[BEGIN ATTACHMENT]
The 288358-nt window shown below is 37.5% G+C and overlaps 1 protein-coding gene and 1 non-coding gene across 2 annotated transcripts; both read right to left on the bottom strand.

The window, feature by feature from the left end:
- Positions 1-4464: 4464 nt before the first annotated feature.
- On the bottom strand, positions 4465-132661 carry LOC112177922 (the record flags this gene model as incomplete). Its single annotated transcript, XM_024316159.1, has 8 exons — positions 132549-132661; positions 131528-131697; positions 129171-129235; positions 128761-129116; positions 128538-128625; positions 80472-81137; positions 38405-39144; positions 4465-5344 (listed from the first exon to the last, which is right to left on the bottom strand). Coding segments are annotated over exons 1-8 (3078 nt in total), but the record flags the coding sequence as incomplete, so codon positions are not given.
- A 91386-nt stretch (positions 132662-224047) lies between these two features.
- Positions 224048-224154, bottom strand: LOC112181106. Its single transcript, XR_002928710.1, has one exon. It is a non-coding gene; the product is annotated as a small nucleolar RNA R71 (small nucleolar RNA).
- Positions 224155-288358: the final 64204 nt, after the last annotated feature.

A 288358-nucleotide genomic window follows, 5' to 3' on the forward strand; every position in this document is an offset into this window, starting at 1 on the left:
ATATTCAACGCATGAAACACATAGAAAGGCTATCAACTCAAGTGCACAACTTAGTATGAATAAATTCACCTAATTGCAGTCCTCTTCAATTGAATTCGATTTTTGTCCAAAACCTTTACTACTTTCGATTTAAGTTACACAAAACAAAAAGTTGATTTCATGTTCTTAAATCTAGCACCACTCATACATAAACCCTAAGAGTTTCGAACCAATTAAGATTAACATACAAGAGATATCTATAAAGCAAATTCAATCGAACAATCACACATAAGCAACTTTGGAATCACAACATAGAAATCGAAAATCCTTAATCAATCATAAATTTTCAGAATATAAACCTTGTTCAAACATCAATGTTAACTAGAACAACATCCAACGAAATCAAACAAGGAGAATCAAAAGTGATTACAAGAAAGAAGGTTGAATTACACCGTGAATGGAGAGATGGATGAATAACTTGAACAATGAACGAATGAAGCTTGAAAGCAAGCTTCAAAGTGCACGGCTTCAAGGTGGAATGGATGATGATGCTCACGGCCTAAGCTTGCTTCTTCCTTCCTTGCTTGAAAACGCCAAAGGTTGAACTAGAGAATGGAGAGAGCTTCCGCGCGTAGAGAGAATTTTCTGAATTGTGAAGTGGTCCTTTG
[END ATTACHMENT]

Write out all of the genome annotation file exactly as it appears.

The 288358-nt window shown below is 37.5% G+C and overlaps 1 protein-coding gene and 1 non-coding gene across 2 annotated transcripts; both read right to left on the bottom strand.

The window, feature by feature from the left end:
- Positions 1-4464: 4464 nt before the first annotated feature.
- On the bottom strand, positions 4465-132661 carry LOC112177922 (the record flags this gene model as incomplete). Its single annotated transcript, XM_024316159.1, has 8 exons — positions 132549-132661; positions 131528-131697; positions 129171-129235; positions 128761-129116; positions 128538-128625; positions 80472-81137; positions 38405-39144; positions 4465-5344 (listed from the first exon to the last, which is right to left on the bottom strand). Coding segments are annotated over exons 1-8 (3078 nt in total), but the record flags the coding sequence as incomplete, so codon positions are not given.
- A 91386-nt stretch (positions 132662-224047) lies between these two features.
- Positions 224048-224154, bottom strand: LOC112181106. Its single transcript, XR_002928710.1, has one exon. It is a non-coding gene; the product is annotated as a small nucleolar RNA R71 (small nucleolar RNA).
- Positions 224155-288358: the final 64204 nt, after the last annotated feature.

A 288358-nucleotide genomic window follows, 5' to 3' on the forward strand; every position in this document is an offset into this window, starting at 1 on the left:
ATATTCAACGCATGAAACACATAGAAAGGCTATCAACTCAAGTGCACAACTTAGTATGAATAAATTCACCTAATTGCAGTCCTCTTCAATTGAATTCGATTTTTGTCCAAAACCTTTACTACTTTCGATTTAAGTTACACAAAACAAAAAGTTGATTTCATGTTCTTAAATCTAGCACCACTCATACATAAACCCTAAGAGTTTCGAACCAATTAAGATTAACATACAAGAGATATCTATAAAGCAAATTCAATCGAACAATCACACATAAGCAACTTTGGAATCACAACATAGAAATCGAAAATCCTTAATCAATCATAAATTTTCAGAATATAAACCTTGTTCAAACATCAATGTTAACTAGAACAACATCCAACGAAATCAAACAAGGAGAATCAAAAGTGATTACAAGAAAGAAGGTTGAATTACACCGTGAATGGAGAGATGGATGAATAACTTGAACAATGAACGAATGAAGCTTGAAAGCAAGCTTCAAAGTGCACGGCTTCAAGGTGGAATGGATGATGATGCTCACGGCCTAAGCTTGCTTCTTCCTTCCTTGCTTGAAAACGCCAAAGGTTGAACTAGAGAATGGAGAGAGCTTCCGCGCGTAGAGAGAATTTTCTGAATTGTGAAGTGGTCCTTTG